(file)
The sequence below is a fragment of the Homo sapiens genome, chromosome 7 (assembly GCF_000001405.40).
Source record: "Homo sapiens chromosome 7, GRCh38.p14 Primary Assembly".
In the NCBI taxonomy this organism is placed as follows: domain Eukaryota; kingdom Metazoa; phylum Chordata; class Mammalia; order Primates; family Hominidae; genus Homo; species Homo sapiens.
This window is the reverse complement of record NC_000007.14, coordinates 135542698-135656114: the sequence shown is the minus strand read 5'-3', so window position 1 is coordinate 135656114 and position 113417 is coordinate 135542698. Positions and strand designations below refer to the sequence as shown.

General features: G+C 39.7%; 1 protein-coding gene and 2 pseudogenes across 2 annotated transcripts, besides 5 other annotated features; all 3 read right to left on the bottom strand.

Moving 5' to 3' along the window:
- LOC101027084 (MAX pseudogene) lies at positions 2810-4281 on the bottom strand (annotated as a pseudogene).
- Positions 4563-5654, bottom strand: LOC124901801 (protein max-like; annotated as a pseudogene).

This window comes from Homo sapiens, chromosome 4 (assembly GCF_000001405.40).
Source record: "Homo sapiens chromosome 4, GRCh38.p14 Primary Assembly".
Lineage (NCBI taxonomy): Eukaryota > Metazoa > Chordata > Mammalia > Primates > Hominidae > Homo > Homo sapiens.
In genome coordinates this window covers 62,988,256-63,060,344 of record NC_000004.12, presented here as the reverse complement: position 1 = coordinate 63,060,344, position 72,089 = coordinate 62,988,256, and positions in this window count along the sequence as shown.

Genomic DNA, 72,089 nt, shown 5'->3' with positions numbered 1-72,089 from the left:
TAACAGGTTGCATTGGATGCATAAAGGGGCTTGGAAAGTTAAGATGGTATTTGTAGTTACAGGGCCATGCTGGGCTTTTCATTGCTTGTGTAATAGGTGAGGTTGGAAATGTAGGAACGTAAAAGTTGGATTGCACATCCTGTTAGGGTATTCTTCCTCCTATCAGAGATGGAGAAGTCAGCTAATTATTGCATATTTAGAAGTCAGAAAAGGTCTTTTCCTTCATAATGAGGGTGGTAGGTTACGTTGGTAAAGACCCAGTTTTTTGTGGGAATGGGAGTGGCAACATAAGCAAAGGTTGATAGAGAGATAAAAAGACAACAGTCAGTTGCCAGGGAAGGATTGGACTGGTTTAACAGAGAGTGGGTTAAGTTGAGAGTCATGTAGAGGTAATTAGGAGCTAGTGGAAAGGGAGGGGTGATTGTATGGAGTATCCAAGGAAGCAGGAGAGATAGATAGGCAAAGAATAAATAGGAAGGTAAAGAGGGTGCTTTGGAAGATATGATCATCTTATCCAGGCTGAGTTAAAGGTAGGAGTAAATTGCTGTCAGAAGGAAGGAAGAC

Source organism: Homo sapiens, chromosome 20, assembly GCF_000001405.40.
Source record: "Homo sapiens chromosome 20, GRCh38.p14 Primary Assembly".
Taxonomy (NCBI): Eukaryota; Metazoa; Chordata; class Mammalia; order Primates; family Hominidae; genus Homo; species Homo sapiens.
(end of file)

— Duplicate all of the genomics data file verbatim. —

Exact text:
The sequence below is a fragment of the Homo sapiens genome, chromosome 7 (assembly GCF_000001405.40).
Source record: "Homo sapiens chromosome 7, GRCh38.p14 Primary Assembly".
In the NCBI taxonomy this organism is placed as follows: domain Eukaryota; kingdom Metazoa; phylum Chordata; class Mammalia; order Primates; family Hominidae; genus Homo; species Homo sapiens.
This window is the reverse complement of record NC_000007.14, coordinates 135542698-135656114: the sequence shown is the minus strand read 5'-3', so window position 1 is coordinate 135656114 and position 113417 is coordinate 135542698. Positions and strand designations below refer to the sequence as shown.

General features: G+C 39.7%; 1 protein-coding gene and 2 pseudogenes across 2 annotated transcripts, besides 5 other annotated features; all 3 read right to left on the bottom strand.

Moving 5' to 3' along the window:
- LOC101027084 (MAX pseudogene) lies at positions 2810-4281 on the bottom strand (annotated as a pseudogene).
- Positions 4563-5654, bottom strand: LOC124901801 (protein max-like; annotated as a pseudogene).

This window comes from Homo sapiens, chromosome 4 (assembly GCF_000001405.40).
Source record: "Homo sapiens chromosome 4, GRCh38.p14 Primary Assembly".
Lineage (NCBI taxonomy): Eukaryota > Metazoa > Chordata > Mammalia > Primates > Hominidae > Homo > Homo sapiens.
In genome coordinates this window covers 62,988,256-63,060,344 of record NC_000004.12, presented here as the reverse complement: position 1 = coordinate 63,060,344, position 72,089 = coordinate 62,988,256, and positions in this window count along the sequence as shown.

Genomic DNA, 72,089 nt, shown 5'->3' with positions numbered 1-72,089 from the left:
TAACAGGTTGCATTGGATGCATAAAGGGGCTTGGAAAGTTAAGATGGTATTTGTAGTTACAGGGCCATGCTGGGCTTTTCATTGCTTGTGTAATAGGTGAGGTTGGAAATGTAGGAACGTAAAAGTTGGATTGCACATCCTGTTAGGGTATTCTTCCTCCTATCAGAGATGGAGAAGTCAGCTAATTATTGCATATTTAGAAGTCAGAAAAGGTCTTTTCCTTCATAATGAGGGTGGTAGGTTACGTTGGTAAAGACCCAGTTTTTTGTGGGAATGGGAGTGGCAACATAAGCAAAGGTTGATAGAGAGATAAAAAGACAACAGTCAGTTGCCAGGGAAGGATTGGACTGGTTTAACAGAGAGTGGGTTAAGTTGAGAGTCATGTAGAGGTAATTAGGAGCTAGTGGAAAGGGAGGGGTGATTGTATGGAGTATCCAAGGAAGCAGGAGAGATAGATAGGCAAAGAATAAATAGGAAGGTAAAGAGGGTGCTTTGGAAGATATGATCATCTTATCCAGGCTGAGTTAAAGGTAGGAGTAAATTGCTGTCAGAAGGAAGGAAGAC

Source organism: Homo sapiens, chromosome 20, assembly GCF_000001405.40.
Source record: "Homo sapiens chromosome 20, GRCh38.p14 Primary Assembly".
Taxonomy (NCBI): Eukaryota; Metazoa; Chordata; class Mammalia; order Primates; family Hominidae; genus Homo; species Homo sapiens.